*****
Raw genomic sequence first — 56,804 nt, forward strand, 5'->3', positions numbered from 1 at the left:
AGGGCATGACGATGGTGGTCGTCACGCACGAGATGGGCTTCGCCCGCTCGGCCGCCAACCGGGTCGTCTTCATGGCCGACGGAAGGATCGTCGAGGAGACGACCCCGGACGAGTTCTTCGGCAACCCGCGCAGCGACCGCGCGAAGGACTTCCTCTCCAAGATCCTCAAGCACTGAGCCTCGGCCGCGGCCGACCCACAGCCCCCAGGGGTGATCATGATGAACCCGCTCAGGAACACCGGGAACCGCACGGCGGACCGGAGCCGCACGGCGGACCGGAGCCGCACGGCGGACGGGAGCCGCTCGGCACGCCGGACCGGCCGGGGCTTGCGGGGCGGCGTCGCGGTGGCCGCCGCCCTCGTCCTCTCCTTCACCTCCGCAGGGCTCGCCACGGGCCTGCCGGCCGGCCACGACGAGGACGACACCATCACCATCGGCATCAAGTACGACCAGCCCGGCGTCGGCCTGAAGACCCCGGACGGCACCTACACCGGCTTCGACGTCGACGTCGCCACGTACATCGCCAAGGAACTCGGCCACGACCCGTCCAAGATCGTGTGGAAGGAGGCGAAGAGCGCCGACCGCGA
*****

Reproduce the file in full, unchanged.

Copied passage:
Raw genomic sequence first — 56,804 nt, forward strand, 5'->3', positions numbered from 1 at the left:
AGGGCATGACGATGGTGGTCGTCACGCACGAGATGGGCTTCGCCCGCTCGGCCGCCAACCGGGTCGTCTTCATGGCCGACGGAAGGATCGTCGAGGAGACGACCCCGGACGAGTTCTTCGGCAACCCGCGCAGCGACCGCGCGAAGGACTTCCTCTCCAAGATCCTCAAGCACTGAGCCTCGGCCGCGGCCGACCCACAGCCCCCAGGGGTGATCATGATGAACCCGCTCAGGAACACCGGGAACCGCACGGCGGACCGGAGCCGCACGGCGGACCGGAGCCGCACGGCGGACGGGAGCCGCTCGGCACGCCGGACCGGCCGGGGCTTGCGGGGCGGCGTCGCGGTGGCCGCCGCCCTCGTCCTCTCCTTCACCTCCGCAGGGCTCGCCACGGGCCTGCCGGCCGGCCACGACGAGGACGACACCATCACCATCGGCATCAAGTACGACCAGCCCGGCGTCGGCCTGAAGACCCCGGACGGCACCTACACCGGCTTCGACGTCGACGTCGCCACGTACATCGCCAAGGAACTCGGCCACGACCCGTCCAAGATCGTGTGGAAGGAGGCGAAGAGCGCCGACCGCGA